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Afghan Anti-Drug Chief Warns Against Rapid Eradication Effort

Afghanistan's new minister for counter-narcotics, Habibullah Qaderi, says his government is determined to fight the booming drug trade, but must proceed very cautiously in eradicating the country's poppy fields so as not to alienate farmers who depend on the crop.

Mr. Qaderi is asking the international community for financial assistance so that the government can subsidize farmers to grow cash crops instead of the opium poppies that are the raw material for heroin. The United Nations says opium accounts for 60 percent of Afghanistan's gross domestic product.

President Hamid Karzai has declared a war on drugs, and Mr. Qaderi says the country's religious leaders have also issued an edict against drug production.

But the minister warns that eradicating opium production overnight is not an option because it is often the only source of income for poor farmers.

"To take away the livelihood of the farmers could create security problems in certain parts of Afghanistan, especially at this moment of time because the election is coming," said Habibullah Qaderi.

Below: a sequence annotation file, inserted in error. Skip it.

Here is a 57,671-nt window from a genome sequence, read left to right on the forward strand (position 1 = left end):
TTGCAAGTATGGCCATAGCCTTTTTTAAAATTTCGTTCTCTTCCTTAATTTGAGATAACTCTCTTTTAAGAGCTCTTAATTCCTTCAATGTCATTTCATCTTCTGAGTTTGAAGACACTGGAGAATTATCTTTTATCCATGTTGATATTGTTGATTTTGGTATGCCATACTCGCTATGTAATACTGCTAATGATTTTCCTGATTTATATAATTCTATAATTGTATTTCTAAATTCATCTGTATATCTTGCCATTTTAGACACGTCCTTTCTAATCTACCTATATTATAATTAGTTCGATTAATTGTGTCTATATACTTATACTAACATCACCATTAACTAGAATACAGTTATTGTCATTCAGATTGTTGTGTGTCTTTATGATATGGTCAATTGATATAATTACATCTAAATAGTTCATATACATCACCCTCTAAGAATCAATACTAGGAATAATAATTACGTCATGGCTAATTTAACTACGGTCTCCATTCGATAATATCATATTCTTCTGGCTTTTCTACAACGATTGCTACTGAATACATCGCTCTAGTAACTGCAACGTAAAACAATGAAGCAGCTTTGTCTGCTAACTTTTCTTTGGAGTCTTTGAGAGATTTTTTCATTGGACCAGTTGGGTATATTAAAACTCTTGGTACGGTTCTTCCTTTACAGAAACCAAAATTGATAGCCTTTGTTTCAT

NATO's top civilian representative in Afghanistan, Hikmet Cetin, agrees with Mr. Qaderi that any move against poppy farmers now would be risky, especially as the country gears up for crucial parliamentary elections in a few months. But he says that, eventually, the Afghan government and the international community will have to deal with the problem.

"We have to be very careful, but we should not forget that, in the long, long term, stabilization without counter-narcotics will not come to Afghanistan. That is for sure," said Hikmet Cetin.

Mr. Cetin says security in Afghanistan has improved and that the threat from the country's former Taleban rulers and their al-Qaida allies has diminished. He says the main threat to a stable Afghanistan, aside from drugs, is poverty, and he backed Mr. Qaderi's call for international aid to wean farmers off of opium cultivation.

Mr. Qaderi is not only appealing for international help to subsidize crop substitution programs for at least four or five years. He also is asking for investment to rebuild irrigation systems and roads so farmers can take their produce to market.

But he did not explain how he expects farmers to turn away from a crop like opium that the U.N. says generates 10 times the income per hectare than wheat or other cash crops.